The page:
This episode contains descriptions of sexual assault.
When the Boy Scouts of America filed for bankruptcy this year, it created a final window for claims of sexual abuse against the organization’s leaders.
Within nine months, nearly 100,000 victims filed suits — that far eclipses the number of sexual-abuse allegations that the Roman Catholic Church faced in the early 2000s.
Today, we hear from one of the victims, Dave Henson, a 40-year-old naval officer who was sexually abused for five years by one of his scout troop’s leaders. Alcoholism and emotional trauma followed. Now, he has joined the ranks of thousands of people seeking redress.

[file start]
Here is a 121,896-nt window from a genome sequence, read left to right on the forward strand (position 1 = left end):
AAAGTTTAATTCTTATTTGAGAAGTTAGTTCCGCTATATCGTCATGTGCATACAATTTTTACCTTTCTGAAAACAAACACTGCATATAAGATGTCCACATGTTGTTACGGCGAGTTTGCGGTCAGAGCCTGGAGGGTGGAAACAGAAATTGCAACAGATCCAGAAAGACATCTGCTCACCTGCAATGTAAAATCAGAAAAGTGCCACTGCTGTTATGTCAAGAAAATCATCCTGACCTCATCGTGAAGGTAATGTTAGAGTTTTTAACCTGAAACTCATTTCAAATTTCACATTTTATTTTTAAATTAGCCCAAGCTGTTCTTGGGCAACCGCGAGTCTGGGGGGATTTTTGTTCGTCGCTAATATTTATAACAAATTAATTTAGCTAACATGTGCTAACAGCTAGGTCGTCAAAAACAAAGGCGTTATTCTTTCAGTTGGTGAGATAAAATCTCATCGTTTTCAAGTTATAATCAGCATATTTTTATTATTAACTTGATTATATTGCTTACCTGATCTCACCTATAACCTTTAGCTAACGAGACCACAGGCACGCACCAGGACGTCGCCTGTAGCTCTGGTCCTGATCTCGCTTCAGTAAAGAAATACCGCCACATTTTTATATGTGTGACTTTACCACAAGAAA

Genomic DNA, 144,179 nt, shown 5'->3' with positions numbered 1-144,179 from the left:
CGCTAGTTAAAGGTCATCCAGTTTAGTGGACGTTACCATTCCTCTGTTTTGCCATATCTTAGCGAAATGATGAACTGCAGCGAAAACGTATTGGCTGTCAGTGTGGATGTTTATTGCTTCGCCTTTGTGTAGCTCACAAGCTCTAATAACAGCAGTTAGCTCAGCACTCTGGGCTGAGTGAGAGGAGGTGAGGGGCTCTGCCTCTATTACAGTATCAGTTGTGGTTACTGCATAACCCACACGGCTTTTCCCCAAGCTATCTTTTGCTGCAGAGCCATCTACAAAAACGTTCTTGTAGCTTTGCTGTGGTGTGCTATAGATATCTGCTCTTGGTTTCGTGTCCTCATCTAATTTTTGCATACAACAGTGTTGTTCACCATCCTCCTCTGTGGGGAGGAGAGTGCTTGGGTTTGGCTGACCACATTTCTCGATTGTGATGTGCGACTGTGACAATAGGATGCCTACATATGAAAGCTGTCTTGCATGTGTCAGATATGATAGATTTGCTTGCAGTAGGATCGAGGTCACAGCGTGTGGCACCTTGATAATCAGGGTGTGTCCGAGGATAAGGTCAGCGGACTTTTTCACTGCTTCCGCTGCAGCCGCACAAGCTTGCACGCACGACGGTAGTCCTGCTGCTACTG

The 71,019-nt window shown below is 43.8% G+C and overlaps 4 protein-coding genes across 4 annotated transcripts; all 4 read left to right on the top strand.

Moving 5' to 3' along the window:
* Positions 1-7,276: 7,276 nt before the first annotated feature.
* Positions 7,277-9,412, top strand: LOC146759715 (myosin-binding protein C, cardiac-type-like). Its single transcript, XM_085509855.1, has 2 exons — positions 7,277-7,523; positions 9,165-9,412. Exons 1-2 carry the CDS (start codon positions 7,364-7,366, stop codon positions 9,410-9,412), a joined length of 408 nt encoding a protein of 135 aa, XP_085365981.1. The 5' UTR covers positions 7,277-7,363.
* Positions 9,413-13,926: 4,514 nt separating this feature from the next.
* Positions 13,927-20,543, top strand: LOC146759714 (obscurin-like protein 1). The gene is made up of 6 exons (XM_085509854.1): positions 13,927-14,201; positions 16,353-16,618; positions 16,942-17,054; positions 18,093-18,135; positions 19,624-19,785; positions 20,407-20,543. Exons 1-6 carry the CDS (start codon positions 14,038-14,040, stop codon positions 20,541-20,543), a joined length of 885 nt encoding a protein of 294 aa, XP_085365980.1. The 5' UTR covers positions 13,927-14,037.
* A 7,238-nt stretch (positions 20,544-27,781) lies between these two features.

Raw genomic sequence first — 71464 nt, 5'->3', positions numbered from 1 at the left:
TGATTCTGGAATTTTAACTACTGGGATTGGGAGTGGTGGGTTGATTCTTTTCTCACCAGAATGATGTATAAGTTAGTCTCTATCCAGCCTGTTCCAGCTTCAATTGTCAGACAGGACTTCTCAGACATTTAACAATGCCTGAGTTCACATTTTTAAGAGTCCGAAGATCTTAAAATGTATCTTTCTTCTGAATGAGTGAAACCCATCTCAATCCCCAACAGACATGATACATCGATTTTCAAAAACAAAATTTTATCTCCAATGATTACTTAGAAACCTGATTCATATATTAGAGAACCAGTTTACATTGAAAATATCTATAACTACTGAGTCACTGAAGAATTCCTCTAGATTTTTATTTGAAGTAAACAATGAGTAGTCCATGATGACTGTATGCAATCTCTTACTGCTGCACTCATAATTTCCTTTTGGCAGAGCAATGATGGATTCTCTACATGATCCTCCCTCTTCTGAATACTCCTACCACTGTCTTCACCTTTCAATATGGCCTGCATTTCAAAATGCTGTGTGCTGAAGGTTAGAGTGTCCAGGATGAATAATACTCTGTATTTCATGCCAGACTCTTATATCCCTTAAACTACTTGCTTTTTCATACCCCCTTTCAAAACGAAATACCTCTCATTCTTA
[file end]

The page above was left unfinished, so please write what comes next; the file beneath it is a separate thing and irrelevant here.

Guest: Mike Baker, Seattle bureau chief for The New York Times.
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- The bankruptcy proceedings allowed the Boy Scouts organization to keep operating while it grapples with questions about the future of the century-old movement.
- The deluge of sex-abuse claims documents a decades-long accumulation of assaults at the hands of scout leaders across the nation who had been trusted as role models.
For more information on today’s episode, visit nytimes.com/thedaily